This is a contributed post and therefore does not necessarily represent the views and opinions of this blog or its author.
Travelling can be stressful at the best of times, but as parents with autistic children, it can be especially trying. With a change in schedule, unfamiliar surroundings, and the busy crowds, there are stresses for both the parent and the child trying to cope with what is going on around them. Of course, the easy answer at vacation time is to not travel at all. But why should a child on the spectrum miss out on the world around them? A holiday is a great time for them to gain new experiences, and as parents, we can bond with our kids away from the four walls of the home, which can be stressful enough during school breaks. So, with that in mind, here are some travel tips that will hopefully make life easier for you and your kids.
- Choose your holiday carefully
In both destination and location, think carefully in your travel plans. For example, consider what triggers a meltdown in your child. Are large crowds a problem? Will there be issues on board a plane? In extreme cases, it may be wise to travel short distances, perhaps with a camping trip in a quiet, secluded area, if lengthy travel and people are an issue. On the other hand, you could travel at quieter times of the year, and request priority boarding if you are traveling by plane.
You should also think about what your child is interested in. If they have a particular fascination with a certain subject, choose somewhere that suits, such as places with the relevant museums or scenic points. Fun should also be high on the agenda, so you could book a place at the Renaissance Montreal Downtown Hotel and head off to the La Ronde theme park, which on August the 5th this year is holding a special autism awareness day, with perks for those with autistic children.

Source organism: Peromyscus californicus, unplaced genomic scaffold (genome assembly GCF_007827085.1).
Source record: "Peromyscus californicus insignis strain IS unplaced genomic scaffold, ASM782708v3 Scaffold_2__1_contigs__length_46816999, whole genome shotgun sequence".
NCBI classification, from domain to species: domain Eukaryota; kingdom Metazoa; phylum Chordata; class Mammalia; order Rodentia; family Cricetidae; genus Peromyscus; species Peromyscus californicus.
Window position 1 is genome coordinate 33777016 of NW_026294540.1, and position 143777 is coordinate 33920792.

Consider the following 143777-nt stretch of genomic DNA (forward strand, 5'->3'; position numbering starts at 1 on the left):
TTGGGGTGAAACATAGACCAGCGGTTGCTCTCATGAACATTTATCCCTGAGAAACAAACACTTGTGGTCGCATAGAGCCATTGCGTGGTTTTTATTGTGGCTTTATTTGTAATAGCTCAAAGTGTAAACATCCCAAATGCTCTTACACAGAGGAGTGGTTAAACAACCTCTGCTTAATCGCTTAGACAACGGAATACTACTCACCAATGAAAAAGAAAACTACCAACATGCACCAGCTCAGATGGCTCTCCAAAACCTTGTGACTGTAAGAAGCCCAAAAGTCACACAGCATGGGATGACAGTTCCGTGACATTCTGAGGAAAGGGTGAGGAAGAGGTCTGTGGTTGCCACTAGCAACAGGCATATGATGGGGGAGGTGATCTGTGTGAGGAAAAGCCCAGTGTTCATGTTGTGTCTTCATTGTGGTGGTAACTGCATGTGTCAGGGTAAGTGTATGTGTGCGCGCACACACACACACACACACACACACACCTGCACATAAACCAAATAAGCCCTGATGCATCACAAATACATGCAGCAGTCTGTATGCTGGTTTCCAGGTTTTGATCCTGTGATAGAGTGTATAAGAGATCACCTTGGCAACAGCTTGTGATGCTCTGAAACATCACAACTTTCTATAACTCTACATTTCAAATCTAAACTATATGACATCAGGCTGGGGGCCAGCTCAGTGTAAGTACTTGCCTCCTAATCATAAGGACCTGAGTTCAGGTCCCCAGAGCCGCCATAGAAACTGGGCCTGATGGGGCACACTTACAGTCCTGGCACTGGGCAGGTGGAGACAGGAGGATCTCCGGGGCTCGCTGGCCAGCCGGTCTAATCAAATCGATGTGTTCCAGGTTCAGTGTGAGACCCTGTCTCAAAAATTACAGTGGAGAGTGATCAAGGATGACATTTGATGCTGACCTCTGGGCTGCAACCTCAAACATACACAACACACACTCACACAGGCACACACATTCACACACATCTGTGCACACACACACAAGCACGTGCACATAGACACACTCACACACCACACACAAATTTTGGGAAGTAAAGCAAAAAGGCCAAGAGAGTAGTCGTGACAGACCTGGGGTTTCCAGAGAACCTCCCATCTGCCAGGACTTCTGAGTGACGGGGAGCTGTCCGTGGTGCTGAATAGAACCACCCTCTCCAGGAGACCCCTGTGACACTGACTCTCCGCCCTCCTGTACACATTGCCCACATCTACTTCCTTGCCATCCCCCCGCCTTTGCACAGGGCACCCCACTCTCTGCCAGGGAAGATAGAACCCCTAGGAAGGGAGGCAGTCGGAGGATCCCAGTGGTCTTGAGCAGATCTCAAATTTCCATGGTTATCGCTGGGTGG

The more you consider your child’s needs, the better time you will have, so don’t forsake your holiday planning.
- Prepare your child in advance
A sudden change can cause a meltdown for some autistic children, so you need to do some preparation work in advance. Showing them photos of the accommodation and location will help to get them mentally prepared (and excited) about the upcoming trip, and you should also take steps to explain what will happen on each part of the journey. A little bit of role-playing might help – what to do when at the airport, for example – or actually visit the airport in advance so your child knows what to expect, such as going through airport security. Of course, YouTube is always a great fallback option, and your child will be able to see what is ahead of them through the experience of others.
- Packing tips for your holiday
There are all the usual things you are expected to pack (don’t forget your passport), but when it comes to your child, there are some essentials. Noise-canceling headphones are a must if they struggle with noise, and a variety of things for them to do (books, toys, travel games, downloadable apps) are also useful to distract their attention and alleviate boredom. Ensure you pack their favorite items as well; those toys and items they can’t bear to be without. Pack these things in your hand luggage for easy access, especially if they are needed as a calming tactic.
- Enjoy your holiday
We aren’t saying traveling will be easy, but then it isn’t for any family, regardless of special needs. Expect stress on your travels and at your destination, but try not to let it get on top of you. You deserve a little bit of fun, and your kids do too, so try and relax as much as you are able to and enjoy yourselves. Should you notice your child getting tired and uncomfortable, cut short anything that is going to cause further stress, and move onto something else. If they are having a lot of fun in one particular activity, let them enjoy themselves while they can. When you do need to pull them away from something (which we appreciate can be difficult), have a backup plan to distract them, and have a dedicated schedule which can be used to prepare them for what needs to happen next on your holiday. By taking some simple steps, you should be able to up the enjoyment factor and cut down on the stress. There will be challenges, but you already know to expect this, so do what you do at home to make life easier for yourselves.
What do you think? Were these travel tips useful? Do you have any advice based on your experience? Please let us know, and let us all benefit from each other’s wisdom. Thanks for reading!